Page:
- Udayraj Singh, Municipal Commissioner, Lucknow Municipal Corporation
Termed as a single revenue source corporation, Lucknow Municipal Corporation (LMC) is leaving no stone unturned to fund the city's planned infrastructure projects through alternate resources. Udayraj Singh, Municipal Commissioner, Lucknow Municipal Corporation, shares how the planned projects will compliment the city's dream of becoming an IT, educational and medical hub, in conversation with RAHUL KAMAT.
What are the new opportunities the city has to offer?
Being a district headquarter and the capital of Uttar Pradesh, Lucknow's key economic areas are administrative and commercial activities. There has been a continuous growth in administrative units (government and private), commercial establishments, service centres, etc. In the near future, we want to develop the city as the IT, educational and medical hub of India. The growth directions for Lucknow have been envisaged towards the northern, western and southeastern directions. Future growth is envisaged in Kanpur Road, Sultanpur Road, Hardoi Road and Faizabad Road, as new developments in the form of townships and apartments can be seen in these areas. Meanwhile, to ease growing traffic problems, we are planning to construct an outer ring road that will boost development in all parts of the city. Currently, growth corridors pass through the eastern, western and southern directions.
In addition, the corporation will receive Rs 110 crore from the Lucknow Development Authority to tackle the civic problems of 30 prime localities in the city. Projects, including repair of roads and drains and construction of sewer outlets to curb water logging, will be undertaken at a cost of about Rs 77 crore. And, another Rs 40 crore will be used to maintain a proper sewer and water supply system.
Of the current budget of Rs 2,226 crore, how much have you set aside for infrastructure upgrade?
In April last year, we passed a budget of around Rs 1,665 crore; however, we revised it to Rs 2,226 crore. We have earmarked around Rs 30 crore for repair and maintenance works for drainage and sewer pipelines; Rs 8 crore for construction of new roads; Rs 10 crore for improving and laying new traffic infrastructure; Rs 5 crore for cleanliness; and about Rs 2-3 crore for maintenance of parks. Meanwhile, to resolve the escalating water supply problem, we have already completed a few water supply schemes under JNNURM worth Rs 640 crore.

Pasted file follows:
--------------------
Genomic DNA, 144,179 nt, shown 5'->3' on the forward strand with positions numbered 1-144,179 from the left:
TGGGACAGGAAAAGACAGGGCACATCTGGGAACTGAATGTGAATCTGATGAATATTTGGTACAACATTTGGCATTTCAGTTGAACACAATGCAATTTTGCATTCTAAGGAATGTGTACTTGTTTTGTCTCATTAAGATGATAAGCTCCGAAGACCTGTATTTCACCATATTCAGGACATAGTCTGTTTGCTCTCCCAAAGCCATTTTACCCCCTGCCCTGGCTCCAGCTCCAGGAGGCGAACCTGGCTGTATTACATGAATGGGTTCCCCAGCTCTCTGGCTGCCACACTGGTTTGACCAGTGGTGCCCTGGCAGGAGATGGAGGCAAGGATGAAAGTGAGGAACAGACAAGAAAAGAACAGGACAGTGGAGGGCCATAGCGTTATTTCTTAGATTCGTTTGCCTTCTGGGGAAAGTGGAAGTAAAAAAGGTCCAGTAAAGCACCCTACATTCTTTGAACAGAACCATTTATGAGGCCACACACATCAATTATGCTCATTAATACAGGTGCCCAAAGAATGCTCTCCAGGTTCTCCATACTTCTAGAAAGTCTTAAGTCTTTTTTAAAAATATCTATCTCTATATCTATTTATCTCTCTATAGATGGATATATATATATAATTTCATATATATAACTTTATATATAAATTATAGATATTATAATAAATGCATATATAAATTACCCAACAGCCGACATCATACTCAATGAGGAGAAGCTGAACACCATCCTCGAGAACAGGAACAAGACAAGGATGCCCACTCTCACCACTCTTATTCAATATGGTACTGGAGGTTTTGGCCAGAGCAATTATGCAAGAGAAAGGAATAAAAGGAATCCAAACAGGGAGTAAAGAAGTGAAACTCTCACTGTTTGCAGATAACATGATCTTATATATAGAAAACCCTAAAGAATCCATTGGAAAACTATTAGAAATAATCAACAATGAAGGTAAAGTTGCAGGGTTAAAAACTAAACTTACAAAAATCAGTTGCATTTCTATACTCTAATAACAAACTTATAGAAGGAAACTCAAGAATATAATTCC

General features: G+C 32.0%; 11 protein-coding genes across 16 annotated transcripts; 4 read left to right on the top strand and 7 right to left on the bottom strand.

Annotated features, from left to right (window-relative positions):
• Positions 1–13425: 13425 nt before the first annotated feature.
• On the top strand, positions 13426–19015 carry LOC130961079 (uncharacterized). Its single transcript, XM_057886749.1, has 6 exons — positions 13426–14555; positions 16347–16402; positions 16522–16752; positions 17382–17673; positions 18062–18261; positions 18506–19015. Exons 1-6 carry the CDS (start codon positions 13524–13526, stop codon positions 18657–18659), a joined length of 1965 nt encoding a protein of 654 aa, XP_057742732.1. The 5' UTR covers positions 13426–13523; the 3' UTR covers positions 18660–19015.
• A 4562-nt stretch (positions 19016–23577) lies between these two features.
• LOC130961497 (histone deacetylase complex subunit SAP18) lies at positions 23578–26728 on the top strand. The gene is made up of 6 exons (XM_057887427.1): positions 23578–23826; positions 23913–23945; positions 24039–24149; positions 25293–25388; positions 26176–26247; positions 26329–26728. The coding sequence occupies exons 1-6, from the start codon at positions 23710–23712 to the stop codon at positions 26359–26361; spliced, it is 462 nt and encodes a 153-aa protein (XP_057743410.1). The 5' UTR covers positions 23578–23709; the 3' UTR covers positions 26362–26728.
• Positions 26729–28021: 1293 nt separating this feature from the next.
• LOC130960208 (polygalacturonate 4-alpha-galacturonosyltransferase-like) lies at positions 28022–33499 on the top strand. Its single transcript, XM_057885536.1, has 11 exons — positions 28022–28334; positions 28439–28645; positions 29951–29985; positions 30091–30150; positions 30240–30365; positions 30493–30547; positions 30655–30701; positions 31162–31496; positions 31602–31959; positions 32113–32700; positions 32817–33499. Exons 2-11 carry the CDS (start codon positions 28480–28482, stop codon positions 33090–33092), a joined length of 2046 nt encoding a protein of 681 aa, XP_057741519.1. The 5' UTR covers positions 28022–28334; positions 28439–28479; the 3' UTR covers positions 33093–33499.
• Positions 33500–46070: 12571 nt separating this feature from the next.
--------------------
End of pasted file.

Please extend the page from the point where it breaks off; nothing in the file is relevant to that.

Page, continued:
Under Swachh Bharat, the corporation has built 233 public toilets. Any plans to further escalate the count?
The city has put up only 233 public toilets under the Swachh Bharat Mission. However, we are planning to submit a plan to avail the benefits of the scheme considering 43,300 urban households, which have no toilets, and around 50,500 houses, which still use pits or insanitary toilets. We plan to build individual toilets costing around Rs 8,000 each, under the mission.
Please shed some light on the new projects envisaged for the city.
Currently, we are working on a number of housing scheme projects for HIG, MIG and LIG sections. We have decided to develop over 10,000 residential and commercial units in the city. In the first phase, we will construct around 2,500 homes at a project cost of around Rs 250 crore. We have already floated the tender and work will commence soon. Upcoming projects comprising residential, commercial complexes, office spaces and hospital, will be constructed on vacant or minimal revenue yielding lands of the corporation. Meanwhile, to make sure that the plan is affordable and covers all income groups, we have brought it under a self-financing scheme that will have duplexes, multi-level apartments, HIG, MIG, LIG and separate plots as various options. In addition, we are likely to start a housing scheme near the Kanpur-Hardoi bypass area. We have floated the tenders and the cost of the project is Rs 70 crore. We are also coming up with a 1,600 sq m commercial and office complex. The corporation has floated the tender and the cost of the project is Rs 16 crore. To curb electricity expenses, LMC is constructing a bio-gas project for a veterinary hospital at a cost of around Rs 90 lakh. This project will start generating power from next year, and will offer a major respite to the corporation. Further, under the Energy Efficiency Services Scheme of the Central Government, we are converting all streetlights (incandescent bulbs) to LEDs. At present, we have identified two zones, replacing around 12,000 street lights to LED. The project is based on the ESCO model and we have prepared an RFQ, which will be announced soon.